1.  O happy home, where Thou art loved the dearest,

Thou loving Friend and Savior of our race,

And where among the guests there never cometh

One who can hold such high and honored place!

2.  O happy home, where little ones are given

To Thee, O Lord, in humble faith and pray’r,

To Thee, their Friend, who from the heights of heaven

Guides them, and guards with more than mother’s care!

3.  O happy home, where each one serves Thee lowly,

Whatever his appointed work may be,

Till ev’ry common task seems great and holy,

When it is done, O Lord, as unto Thee!

4.  O happy home, where Thou art not forgotten

When joy is overflowing, full and free,

O happy home, where ev’ry wounded spirit

Is brought, Physician, Comforter, to Thee.

5.  And when at last all earthly toil is ended,

All meet Thee in the blessed home above,

From whence Thou camest, where Thou hast ascended,–

Thine everlasting home of peace and love.

Catherine Winkworth   1 comment


Above:  Catherine Winkworth’s Listing in the Translators Index from the Evangelical Lutheran Hymnary (1996)

Catherine Winkworth (1827-1878) translated many German hymns into English.


Faith is a Living Power from Heaven:

Now God Be With Us, For the Night is Closing:

When in the Hour of Utmost Need:

All My Heart This Night Rejoices:

Rise, Children of the Kingdom:

Lord Jesus Christ, Our Lord Most Dear:

Spread, O Spread, Thou Mighty Word (Altered):

Spread, Oh, Spread, Thou Mighty Word (Unaltered)

Open Now Thy Gates of Beauty:

Welcome, Thou Victor in the Strife:

Lord of Light, Enlighten Me:

Lift Up Your Heads, Ye Mighty Gates:

The Church of Christ, Which He Hallowed Here:


We All Believe in One True God:

Liebster Jesu, Wir Sind Hier:

In His Temple Now Behold Him:

Jesus, Priceless Treasure:

Oh, Rejoice, Ye Christians, Loudly:

O Jesus, King of Glory:

Lord Jesus Christ, My Life, My Light:

Now Lay We Calmly in the Grave:

Who Knows When Death May Overtake Me:

Lord, On Earth I Dwell Sad-Hearted:

Once He Came in Blessing:

O Enter, Lord, Thy Temple:



Rise, Children of the Kingdom!   2 comments


Above:  The Hymn Title

Image Source = Kenneth Randolph Taylor

Hymn Source = The Lutheran Hymnary (1935), U.S. Lutheran

Original Words (1651) by Johann Rist (1607-1667)

English Translation by Catherine Winkworth (1827-1878)


1.  Rise, children of the kingdom!

The King is drawing nigh:

Arise, and hail with gladness

The Ruler from on high.

Ye Christians, hasten forth!

Your praise and homage bring Him,

And glad Hosannas sing Him;

Naught else your love is worth.

2.  Arise, ye drooping mourners!

The King is very near;

Away with grief and sorrow.

For lo! your help is here.

Behold, in many a place–

O blessed consolation!–

We find Him, our salvation,

In His pure meas of grace.

3.  Arise, ye much afflicted!

The King is not afar;

Rejoice, ye long dejected!

Behold the Morning Star.

The Lord will give you joy;

Though troubles now distress you,

With comfort He will bless you,

E’en death He will destroy.

4.  Arise, ye poor and needy!

The King provides for you;

He comes with succor speedy,

With mercy ever new.

Receive your gracious King,

The giver of all blessing.

Hail Him, His name confessing,

And glad Hosannas sing.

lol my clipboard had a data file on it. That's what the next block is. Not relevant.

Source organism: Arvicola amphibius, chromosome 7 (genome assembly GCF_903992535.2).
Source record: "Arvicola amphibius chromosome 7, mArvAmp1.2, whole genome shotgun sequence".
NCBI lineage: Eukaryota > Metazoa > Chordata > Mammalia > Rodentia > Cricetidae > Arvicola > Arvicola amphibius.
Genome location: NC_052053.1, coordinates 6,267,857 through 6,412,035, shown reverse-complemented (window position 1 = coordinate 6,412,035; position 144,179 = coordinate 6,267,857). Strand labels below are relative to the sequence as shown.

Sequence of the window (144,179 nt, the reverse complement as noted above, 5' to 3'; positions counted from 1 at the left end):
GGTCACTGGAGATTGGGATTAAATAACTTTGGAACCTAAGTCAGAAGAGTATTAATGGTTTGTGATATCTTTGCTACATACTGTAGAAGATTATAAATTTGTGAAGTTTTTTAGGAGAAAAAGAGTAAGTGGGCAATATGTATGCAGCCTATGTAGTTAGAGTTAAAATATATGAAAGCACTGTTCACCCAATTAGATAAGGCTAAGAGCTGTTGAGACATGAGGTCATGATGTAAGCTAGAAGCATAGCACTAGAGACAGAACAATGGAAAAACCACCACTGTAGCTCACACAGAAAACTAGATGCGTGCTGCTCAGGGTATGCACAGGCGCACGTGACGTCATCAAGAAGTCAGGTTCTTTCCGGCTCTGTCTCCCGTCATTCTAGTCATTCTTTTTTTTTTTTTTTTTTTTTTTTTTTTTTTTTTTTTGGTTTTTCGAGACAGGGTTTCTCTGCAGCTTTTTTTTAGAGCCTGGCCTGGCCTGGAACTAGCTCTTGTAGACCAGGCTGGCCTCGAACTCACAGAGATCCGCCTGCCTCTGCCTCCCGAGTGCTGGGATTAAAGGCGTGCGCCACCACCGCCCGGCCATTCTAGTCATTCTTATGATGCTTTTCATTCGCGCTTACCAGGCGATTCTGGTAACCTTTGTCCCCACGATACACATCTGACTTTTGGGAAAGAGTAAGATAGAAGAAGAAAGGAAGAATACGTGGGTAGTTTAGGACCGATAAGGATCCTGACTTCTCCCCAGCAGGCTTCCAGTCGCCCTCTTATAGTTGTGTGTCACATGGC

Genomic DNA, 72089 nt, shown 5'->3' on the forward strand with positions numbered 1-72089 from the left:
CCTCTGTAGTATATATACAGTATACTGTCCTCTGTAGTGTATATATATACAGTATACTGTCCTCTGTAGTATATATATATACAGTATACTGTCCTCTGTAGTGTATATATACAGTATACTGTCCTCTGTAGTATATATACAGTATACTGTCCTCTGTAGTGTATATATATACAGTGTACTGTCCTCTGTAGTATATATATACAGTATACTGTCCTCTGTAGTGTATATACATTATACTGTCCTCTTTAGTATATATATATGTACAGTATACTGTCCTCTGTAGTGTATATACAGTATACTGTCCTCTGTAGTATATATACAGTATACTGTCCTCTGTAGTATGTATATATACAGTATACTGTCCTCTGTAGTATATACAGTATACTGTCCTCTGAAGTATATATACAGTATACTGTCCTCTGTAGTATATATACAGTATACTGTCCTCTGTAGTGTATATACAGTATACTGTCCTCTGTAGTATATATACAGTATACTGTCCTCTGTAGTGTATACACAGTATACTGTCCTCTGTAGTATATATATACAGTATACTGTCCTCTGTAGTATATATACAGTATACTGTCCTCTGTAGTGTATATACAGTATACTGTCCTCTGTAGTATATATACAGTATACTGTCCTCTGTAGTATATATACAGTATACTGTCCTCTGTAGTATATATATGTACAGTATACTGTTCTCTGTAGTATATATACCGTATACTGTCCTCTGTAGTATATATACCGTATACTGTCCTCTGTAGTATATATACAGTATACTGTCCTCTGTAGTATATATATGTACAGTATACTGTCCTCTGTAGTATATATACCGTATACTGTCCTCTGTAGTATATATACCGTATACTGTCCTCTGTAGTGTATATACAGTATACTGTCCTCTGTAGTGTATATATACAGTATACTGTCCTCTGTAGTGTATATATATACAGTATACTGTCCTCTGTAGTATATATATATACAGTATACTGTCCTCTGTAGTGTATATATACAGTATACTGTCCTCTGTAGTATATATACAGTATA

5.  O rich the gifts Thou bring’st us,

Thyself made poor and weak;

O love beyond expression,

That thus can sinners seek!

For this, O Lord, will we

Our joyous tribute bring Thee,

And glad Hosannas sing Thee,

And ever grateful be.


I found this variation, also credited to Catherine Winkworth as translator, in The Hymnal (1941), of the Evangelical and Reformed Church:

1.  Arise, the kingdom is at hand,

The King is drawing nigh;

Arise with joy, thou faithful band,

to meet the Lord most high!

Look up, ye souls weighed down with care,

The Sovereign is not far;

Look up, faint hearts, from your despair,

Behold the Morning Star!

2.  Look up, ye drooping hearts today,

The King is very near;

O cast your griefs and fears away,

For, lo, your help is here!

Hope on, ye broken hearts, at last

The King comes in His might;

He loved us in the ages past,

When we lay wrapped in night.

3.  O rich the gifts Thou bringest us,

Thyself made poor and weak;

O love beyond compare that thus

Can foes and sinners seek!

For this we raise a gladsome voice

On high to Thee alone,

And evermore with thanks rejoice

Before Thy glorious throne.

O How Shall I Receive Thee   3 comments


Above:  The Hymn Title

Image Source = Kenneth Randolph Taylor

Hymn Source = The Lutheran Hymnary (1935), U.S. Lutheran

Original Words (1653) by Paul Gerhardt (1607-1676)

English Translation (1851) by Arthur Tozer Russell (1806-1874)


1.  O how shall I receive Thee,

How meet Thee on Thy way;

Blest hope of every nation,

My soul’s delight and stay?

O Jesus, Jesus, give me,

By Thine illuming light,

To know whate’er is pleasing

And welcome in Thy sight.

2.  Thy Zion palms is strewing

With branches fresh and fair;

And every soul awaking,

Her anthem shall prepare;

Perpetual thanks and praises

Forth from our hearts shall spring;

And to Thy name the service

Of all our powers we bring.

3.  O ye who sorrow, sinking

Beneath your grief and pain,

Rejoice in His appearing,

Who shall your souls sustain:

He comes, He comes with gladness!

How great is His good-will!

He comes, all grief and anguish

Shall at His word be still.

4.  Ye who with guilty terror

Are trembling, fear no more;

With love and grace the Savior

Shall you to hope restore:

He comes, who contrite sinners

Will with the children place,

The children of His Father,

The heirs of life and grace.

5.  He comes, the Lord, to judgment;

Woe, woe to them who hate!

To those who love and seek Him

He opes the heavenly gate.

Come quickly, gracious Saviour,

And gather us to Thee,

That in the light eternal

Our joyous home may be.